Amazon's HD has had an interesting effect on me. It is making me consider going back to Tidal. Or maybe Qobuz.
I have used Spotify, Deezer (briefly), Tidal, Qobuz and now Amazon HD.
Spotify has a great catalog, pretty good apps, and with Spotify Connect sounds pretty decent on my setup.
I wanted to try CD quality streaming so tried Tidal. There are lots of ways to get bit-perfect playback on my setup. It sounds great and their catalog is pretty extensive. Works with roon. Then they came along with MQA. I am morally opposed to MQA for reasons that have already been exhaustively litigated here and elsewhere. A couple of Tidal 'masters' actually sounded worse than my ripped CDs to me, but who knows the provenance.
So I tried Deezer. They don't seem very serious and don't seem to be very good programmers.
Then Qobuz came to the US. Works with roon, sounds great, can limit to 16/44.1 which is all I want. Their store is excellent. Their catalog, though. Sad.
So back to Tidal for a while. But realizing I wasn't using it that much I started having trouble justifying $20 per month. Plus they seemed to be providing only MQA for some new releases. So I turned it off again. I went on a Discogs used CD buying spree to backfill my library with stuff I had been listening to on Tidal and other streaming services.
Then Amazon. I figured what the hell, let's try the 90 day trial. Catalog is amazing. Desktop app is serviceable, Android app is OK, but can't cast to anything with quality playback. Nothing is bit-perfect. Doesn't work with roon and likely never will. Curated playlists are pretty good. Genre and artist-based "radio stations" are pretty good, too, I guess because of their deep catalog. Nice for background music. It's better than roon radio and actually works most of the time, too, unlike roon radio. But now they're pushing Atmos (WTF? almost as stupid as MQA) over soundbars and Echo speakers. So it turns out they don't seem very serious about high-quality "audiophile" music playback. Just another check box. But, the price is nice.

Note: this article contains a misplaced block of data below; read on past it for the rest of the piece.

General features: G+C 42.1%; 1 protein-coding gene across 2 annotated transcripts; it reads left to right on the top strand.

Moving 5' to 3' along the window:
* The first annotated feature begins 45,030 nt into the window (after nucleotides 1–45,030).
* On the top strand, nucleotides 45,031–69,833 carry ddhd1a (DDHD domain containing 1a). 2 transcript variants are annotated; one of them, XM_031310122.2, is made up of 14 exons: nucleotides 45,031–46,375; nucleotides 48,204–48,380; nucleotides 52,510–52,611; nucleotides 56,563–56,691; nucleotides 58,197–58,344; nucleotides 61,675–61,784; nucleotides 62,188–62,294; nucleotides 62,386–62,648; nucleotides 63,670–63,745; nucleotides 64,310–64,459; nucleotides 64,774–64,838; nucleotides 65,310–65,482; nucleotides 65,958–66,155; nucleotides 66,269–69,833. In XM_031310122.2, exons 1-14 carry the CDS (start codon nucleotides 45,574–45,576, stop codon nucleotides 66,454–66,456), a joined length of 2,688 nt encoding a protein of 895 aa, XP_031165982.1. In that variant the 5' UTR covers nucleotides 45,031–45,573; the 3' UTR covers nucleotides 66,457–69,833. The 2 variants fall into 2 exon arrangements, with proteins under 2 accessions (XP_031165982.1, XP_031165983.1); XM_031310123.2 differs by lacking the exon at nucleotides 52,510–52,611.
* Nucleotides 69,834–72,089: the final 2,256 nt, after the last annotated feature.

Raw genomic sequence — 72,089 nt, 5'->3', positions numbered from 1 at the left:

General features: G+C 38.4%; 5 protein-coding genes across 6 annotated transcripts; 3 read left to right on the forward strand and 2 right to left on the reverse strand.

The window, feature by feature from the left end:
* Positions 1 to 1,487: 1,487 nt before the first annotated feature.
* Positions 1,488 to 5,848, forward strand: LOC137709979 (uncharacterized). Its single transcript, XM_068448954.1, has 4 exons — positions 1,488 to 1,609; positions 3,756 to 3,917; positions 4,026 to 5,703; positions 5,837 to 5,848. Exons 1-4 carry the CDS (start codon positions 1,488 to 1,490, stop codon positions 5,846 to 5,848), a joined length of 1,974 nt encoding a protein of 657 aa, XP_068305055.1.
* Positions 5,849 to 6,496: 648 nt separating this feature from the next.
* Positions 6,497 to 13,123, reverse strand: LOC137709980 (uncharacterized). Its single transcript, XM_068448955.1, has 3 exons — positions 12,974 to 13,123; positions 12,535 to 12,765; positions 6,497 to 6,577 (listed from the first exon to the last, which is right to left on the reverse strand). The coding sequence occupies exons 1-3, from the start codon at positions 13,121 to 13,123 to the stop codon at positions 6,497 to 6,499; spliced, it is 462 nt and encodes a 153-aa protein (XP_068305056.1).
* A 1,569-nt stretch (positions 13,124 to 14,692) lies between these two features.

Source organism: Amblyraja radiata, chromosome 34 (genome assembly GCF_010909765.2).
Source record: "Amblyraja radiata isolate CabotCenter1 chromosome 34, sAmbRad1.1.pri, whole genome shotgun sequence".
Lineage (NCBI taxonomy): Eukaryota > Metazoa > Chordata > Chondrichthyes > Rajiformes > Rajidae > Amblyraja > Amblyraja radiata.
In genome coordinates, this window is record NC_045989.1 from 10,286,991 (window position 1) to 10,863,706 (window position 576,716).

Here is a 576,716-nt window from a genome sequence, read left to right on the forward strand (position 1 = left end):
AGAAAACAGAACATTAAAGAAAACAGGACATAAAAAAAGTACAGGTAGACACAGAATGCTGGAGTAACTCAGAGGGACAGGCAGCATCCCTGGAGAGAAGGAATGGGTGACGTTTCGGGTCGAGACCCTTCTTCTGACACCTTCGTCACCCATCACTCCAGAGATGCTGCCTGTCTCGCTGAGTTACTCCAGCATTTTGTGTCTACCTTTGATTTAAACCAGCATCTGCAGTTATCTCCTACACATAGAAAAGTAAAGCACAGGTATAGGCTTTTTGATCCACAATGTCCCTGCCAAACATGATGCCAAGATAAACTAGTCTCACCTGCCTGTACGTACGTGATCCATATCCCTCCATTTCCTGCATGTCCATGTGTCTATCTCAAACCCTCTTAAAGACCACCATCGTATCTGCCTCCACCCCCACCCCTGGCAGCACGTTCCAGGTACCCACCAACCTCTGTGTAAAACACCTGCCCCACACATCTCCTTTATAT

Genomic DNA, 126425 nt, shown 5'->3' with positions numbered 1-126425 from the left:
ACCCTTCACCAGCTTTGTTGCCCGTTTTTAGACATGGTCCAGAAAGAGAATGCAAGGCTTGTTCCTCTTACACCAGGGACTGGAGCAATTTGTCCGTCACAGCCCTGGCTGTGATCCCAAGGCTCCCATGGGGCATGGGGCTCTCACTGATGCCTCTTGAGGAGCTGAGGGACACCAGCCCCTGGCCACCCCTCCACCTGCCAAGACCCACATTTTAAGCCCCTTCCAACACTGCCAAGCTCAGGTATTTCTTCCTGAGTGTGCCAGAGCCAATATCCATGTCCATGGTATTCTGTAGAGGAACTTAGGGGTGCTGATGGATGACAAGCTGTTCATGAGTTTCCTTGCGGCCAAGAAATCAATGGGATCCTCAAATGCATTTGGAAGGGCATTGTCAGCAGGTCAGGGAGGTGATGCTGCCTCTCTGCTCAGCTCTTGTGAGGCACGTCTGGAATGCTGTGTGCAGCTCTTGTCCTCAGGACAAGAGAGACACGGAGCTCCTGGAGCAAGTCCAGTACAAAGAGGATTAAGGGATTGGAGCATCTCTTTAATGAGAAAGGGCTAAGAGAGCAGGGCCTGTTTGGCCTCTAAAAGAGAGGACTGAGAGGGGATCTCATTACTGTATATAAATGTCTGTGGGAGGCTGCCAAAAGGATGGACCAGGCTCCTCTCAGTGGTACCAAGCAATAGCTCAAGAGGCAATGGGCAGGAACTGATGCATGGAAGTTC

I'm an old geezer who values having my own library of ripped CDs/LPs and FLAC downloads that I can play anywhere anytime on anything with any software. The idea of renting music was foreign to me. I'm catching on, but mostly I use it to listen to new releases to see if it's something I want to buy, or doing stream of consciousness free association among connected bands and players and artists and genres. And for the occasional "hey remember so-and-so? that was a great singer/band/song/album etc." and being able to pull it up out of the ether and play it. (Most of the "recommended for you" selections from all these services are of little or no interest to me, or I'm already familiar with them or have them in my library.)
But for reasons stated above, it's hard to justify $20 a month for discovery and the occasional deep dive. I thought maybe Amazon's $13/month might be worth it. Not really. Especially since it isn't "audiophile" grade. Might as well use Spotify for $10/mo.
Now I'm thinking... heck, for only $7 more per month I can get bit-perfect CD quality playback, on a wide range of devices, of nearly everything ever recorded with Tidal, or a lot of it with Qobuz minus the MQA snake oil. So in effect, Amazon has made me reconsider the value of high quality streaming from a massive catalog, and set the market value at "only $7 more" for proper streaming and playback. And roon integration is a big plus. Likely an unintended consequence that Amazon wasn't aiming for.